*Source Olive Magazine Jan 2017

Understanding How Food Can Make You Feel

Two books that have been offering up some delicious, healthy and achievable recipes for me this month have been The Medicinal Chef: Healthy Every Day by Dale Pinnock and The Happy Kitchen: Good Mood Food by Rachel Kelly and Alice Mackintosh. I've spent much of this month trying many recipes from both and have enjoyed each and every bite! I also love how each book celebrates food rather than making it seem like a complicated chore. Fresh recipes that use everyday ingredients and invite you to view food in a positive light, for all of its benefits and abilities to enhance our sense of well-being. To enjoy food without feeling guilty whilst still understanding the effects that it can have on the body and to use that in a positive fashion. 

Understanding How Food Can Make You Feel

When it comes to busy lifestyles both also offer up quick and easy recipes alongside recipes that you can take your time over at the weekends, or whenever you have longer, and want to enjoy the process of creating something mouth-watering just much as you want to eat it - because the act of cooking in itself can be incredibly therapeutic and calming. 

In Healthy Every Day you will find a little run down on each recipe that explains the benefits of the ingredients that you are using. Three of my all time favourite recipes so far from this book have to be the cold-busting wasabi salmon skewers, can-do chicken kebabs and the feel-good fish pie.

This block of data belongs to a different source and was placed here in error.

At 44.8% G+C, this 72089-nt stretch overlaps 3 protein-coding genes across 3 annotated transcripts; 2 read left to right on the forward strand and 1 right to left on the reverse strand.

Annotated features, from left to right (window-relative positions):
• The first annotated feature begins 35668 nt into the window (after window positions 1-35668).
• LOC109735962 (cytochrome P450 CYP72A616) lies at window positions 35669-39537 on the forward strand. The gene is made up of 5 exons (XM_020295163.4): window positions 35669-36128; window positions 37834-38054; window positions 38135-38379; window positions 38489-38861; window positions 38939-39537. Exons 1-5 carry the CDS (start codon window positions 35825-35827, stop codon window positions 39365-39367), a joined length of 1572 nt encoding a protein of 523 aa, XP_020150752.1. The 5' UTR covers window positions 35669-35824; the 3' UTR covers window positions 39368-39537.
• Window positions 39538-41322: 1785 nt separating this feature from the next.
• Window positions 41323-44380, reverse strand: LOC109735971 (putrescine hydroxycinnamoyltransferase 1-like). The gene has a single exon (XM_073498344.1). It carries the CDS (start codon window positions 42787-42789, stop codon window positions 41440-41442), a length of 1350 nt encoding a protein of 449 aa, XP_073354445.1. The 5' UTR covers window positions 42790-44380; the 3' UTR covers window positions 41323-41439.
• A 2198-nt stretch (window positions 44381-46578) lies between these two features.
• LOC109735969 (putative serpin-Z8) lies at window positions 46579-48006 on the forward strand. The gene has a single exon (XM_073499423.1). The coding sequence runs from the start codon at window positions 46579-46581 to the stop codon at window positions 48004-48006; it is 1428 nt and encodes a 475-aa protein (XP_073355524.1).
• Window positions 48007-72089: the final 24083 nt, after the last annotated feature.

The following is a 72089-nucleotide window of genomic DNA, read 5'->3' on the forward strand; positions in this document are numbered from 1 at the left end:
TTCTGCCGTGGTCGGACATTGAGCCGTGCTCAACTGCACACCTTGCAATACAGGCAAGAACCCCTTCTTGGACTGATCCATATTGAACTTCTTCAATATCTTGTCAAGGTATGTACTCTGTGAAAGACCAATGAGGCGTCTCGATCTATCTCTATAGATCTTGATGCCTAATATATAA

The Happy Kitchen has been collated into sections that depend on what you might be looking for your food to do fo you. For example, choose from recipe sections such as beating the blues, balanced energy and sweet dreams to find a suitable recipe that's right for you at that particular moment. I've recently made the zingy courgette, pea and coconut soup and the kedgeree and have totally delighted in the warming, tastiness of both during this chilly winter that we've been having.

So those are two of my favourite, totally personal (and not sponsored!) picks for a thoroughly appetising New Year! I love to share the things that have been making me tick and with New Year being a time that many focus on healthier habits, I feel that these books offer up useful, non-faddy advice that's just made to make your mouth water!

Let me know where you like to get your feel-good and actually actionable foodie inspiration from too? It's always good to know where my next source of foodie fun might be coming from!

Louise